“From a clinical perspective,” Dr. Brewerton says, “I do not believe in ever giving up on an individual’s potential for recovery. In fact, I think it is the duty of a doctor or therapist to instill hope of improvement, particularly in a young person. One very important lesson that I have learned over the years is that I can never predict who will improve and who will not. I have been proven wrong too many times, and we cannot see the future. It is better to be present in the moment with patients and to do one’s best to help them sit with their discomfort and move forward in all ways possible.”
Dr. Brewerton, June and I have joined forces in our advocacy work, recently presenting together at the International Conference on Eating Disorders in San Francisco. There, June and I had the opportunity to discuss our recovery journeys that, with treatment, ultimately ended in a liberating freedom we never imagined possible. Dr. Brewerton backed up our stories with solid research and clinical expertise. He says, “Eating disorders, PTSD and related conditions are highly treatable, even when they co-occur, which is common. Treatment approaches for these conditions overlap, and include such modalities as cognitive behavioral therapy (CBT), dialectical behavior therapy (DBT) and psychopharmacologic strategies. Healing is possible. It’s hard work but worth it, even when the patient, at times, doesn’t think so.”
I woke up this morning to an email from June: “I have been unable to get that girl out of my mind…thinking how she could be doing advocacy work and writing books right now, like you and me…except she missed out on seeing the right people at the critical time, and so she is dead.”
“One death is one too many,” June writes in her recent blog post. She goes on to say that she is glad she never quit fighting.
Hope Is Never Really Lost
If you are suffering from posttraumatic stress disorder, June, Dr. Brewerton and I urge you to never give up. Know that feelings of hopelessness are just part of the illness. In cancer, cells divide uncontrollably; with mental illness, hopelessness takes over. Many of us begin to believe that we are too far gone to ever be helped.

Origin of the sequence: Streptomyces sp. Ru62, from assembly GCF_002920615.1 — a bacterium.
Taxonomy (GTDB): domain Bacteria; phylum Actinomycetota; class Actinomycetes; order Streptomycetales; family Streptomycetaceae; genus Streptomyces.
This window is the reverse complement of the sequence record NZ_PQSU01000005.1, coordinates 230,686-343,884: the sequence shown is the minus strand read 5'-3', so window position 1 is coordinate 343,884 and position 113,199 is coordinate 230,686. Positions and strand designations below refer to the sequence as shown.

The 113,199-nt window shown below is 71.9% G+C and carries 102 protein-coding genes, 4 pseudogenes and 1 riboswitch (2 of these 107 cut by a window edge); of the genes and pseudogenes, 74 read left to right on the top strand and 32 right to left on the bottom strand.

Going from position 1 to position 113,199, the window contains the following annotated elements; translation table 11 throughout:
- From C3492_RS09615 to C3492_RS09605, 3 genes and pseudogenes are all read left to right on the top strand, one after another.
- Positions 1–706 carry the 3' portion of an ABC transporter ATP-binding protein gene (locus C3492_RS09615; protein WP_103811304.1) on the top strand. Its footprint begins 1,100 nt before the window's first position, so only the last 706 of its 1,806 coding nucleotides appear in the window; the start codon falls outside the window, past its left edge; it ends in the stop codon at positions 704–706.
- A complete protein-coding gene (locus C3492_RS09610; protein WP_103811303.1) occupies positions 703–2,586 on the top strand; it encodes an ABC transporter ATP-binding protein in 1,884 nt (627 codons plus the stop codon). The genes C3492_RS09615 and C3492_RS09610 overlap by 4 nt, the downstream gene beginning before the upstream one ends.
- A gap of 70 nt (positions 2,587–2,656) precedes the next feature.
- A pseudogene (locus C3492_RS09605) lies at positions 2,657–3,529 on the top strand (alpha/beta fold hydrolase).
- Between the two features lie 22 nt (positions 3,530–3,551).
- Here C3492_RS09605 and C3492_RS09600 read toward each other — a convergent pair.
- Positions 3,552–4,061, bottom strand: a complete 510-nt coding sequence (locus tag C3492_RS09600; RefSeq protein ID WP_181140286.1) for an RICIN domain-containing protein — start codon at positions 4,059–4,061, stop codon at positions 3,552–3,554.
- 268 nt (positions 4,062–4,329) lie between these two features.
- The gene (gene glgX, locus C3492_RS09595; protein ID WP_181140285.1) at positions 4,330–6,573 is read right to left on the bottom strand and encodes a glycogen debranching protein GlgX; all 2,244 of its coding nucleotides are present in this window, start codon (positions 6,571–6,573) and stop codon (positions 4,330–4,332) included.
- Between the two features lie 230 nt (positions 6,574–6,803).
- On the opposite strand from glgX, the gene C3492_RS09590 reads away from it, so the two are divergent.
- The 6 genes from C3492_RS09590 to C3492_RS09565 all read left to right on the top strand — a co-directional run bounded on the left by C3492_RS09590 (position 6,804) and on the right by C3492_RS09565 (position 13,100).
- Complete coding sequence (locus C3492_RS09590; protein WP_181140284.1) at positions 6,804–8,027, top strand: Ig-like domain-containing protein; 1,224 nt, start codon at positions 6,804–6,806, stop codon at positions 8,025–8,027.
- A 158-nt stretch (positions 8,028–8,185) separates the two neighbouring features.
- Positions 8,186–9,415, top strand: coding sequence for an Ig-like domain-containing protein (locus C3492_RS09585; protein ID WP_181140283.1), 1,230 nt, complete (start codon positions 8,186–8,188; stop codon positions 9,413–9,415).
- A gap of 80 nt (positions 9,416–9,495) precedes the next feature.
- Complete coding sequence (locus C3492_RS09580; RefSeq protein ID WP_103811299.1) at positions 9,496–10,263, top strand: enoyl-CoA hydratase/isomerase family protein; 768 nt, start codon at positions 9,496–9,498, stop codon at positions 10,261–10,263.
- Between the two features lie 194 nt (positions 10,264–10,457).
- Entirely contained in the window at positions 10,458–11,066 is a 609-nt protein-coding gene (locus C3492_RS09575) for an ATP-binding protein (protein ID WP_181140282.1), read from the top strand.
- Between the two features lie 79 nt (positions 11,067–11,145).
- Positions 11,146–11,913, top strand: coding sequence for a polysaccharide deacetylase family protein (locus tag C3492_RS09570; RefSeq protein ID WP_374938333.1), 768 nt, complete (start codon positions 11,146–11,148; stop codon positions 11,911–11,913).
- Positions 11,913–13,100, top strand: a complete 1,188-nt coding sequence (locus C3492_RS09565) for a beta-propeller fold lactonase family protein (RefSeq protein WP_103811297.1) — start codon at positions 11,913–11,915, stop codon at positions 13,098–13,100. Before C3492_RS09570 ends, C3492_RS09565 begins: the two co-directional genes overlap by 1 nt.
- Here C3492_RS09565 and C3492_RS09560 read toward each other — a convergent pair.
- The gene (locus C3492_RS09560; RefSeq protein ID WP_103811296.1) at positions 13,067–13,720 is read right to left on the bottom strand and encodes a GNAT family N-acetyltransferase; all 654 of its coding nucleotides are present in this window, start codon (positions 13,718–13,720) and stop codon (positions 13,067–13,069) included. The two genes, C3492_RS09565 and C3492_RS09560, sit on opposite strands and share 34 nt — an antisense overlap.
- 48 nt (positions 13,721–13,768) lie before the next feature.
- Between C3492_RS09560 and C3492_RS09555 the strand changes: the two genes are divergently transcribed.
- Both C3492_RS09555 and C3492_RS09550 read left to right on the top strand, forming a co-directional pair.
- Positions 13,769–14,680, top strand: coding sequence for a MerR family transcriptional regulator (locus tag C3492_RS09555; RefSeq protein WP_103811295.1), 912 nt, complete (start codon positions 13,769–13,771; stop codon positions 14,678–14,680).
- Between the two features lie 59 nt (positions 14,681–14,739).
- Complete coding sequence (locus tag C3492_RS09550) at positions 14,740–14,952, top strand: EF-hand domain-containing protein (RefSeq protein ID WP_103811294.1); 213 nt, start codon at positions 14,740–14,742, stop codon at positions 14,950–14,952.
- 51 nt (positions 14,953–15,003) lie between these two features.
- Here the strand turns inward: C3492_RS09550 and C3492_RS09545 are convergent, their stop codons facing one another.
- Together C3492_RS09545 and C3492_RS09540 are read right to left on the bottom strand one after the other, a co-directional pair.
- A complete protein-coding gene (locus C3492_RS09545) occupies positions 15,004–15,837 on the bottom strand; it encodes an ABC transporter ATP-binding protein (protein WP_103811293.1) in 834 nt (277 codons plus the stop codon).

But, like Dr. Brewerton says, mental illness, including PTSD, is treatable. A good first step in healing from post-traumatic stress disorder is to pursue evidence-based treatments, which are backed by rigorous scientific research. In my recovery, prolonged exposure therapy (PE) was key. Eye movement desensitization and reprocessing (EMDR), another evidence-based approach, was also helpful. Yet a third evidence-based therapeutic approach for PTSD is cognitive processing therapy. In the United States, clinicians familiar with these treatments can be found through the Anxiety and Depression Association of America’s website. This resource is actually how I connected with the first therapist who truly understood PTSD and what I needed to do in order to get better. In June’s home country of Australia, to get help she recommends, besides talking with your local general practitioner, connecting with beyondblue Support Service and SANE Australia.
Similar to my eating disorder recovery, healing from PTSD was like a jigsaw puzzle that, for me, took years to put together. Importantly, with appropriate treatment, many people find relief more quickly than I did. Along my recovery journey, in addition to PE, EMDR and medication (a psychiatrist finally guided me to the right one), I utilized approaches like yoga, mindfulness, DBT, acceptance and commitment therapy (ACT) and somatic experiencing (SE).
Today, June and I are deeply grateful that the professionals helping us, as well as our loved ones, held onto hope when we lost it for ourselves. Her psychiatrist worked with her for over 30 years.
The fact that we experienced trauma will never go way, but the PTSD, itself, has faded. Throughout the healing process, we have been able to give new meaning to our traumas. We have transcended what happened to us and found ourselves much stronger and more able to appreciate the beauty of life after the battle. We share our stories today to let others know that out of unbearable pain and suffering, an authentic, enriching and meaningful life can emerge. Hope is never really lost.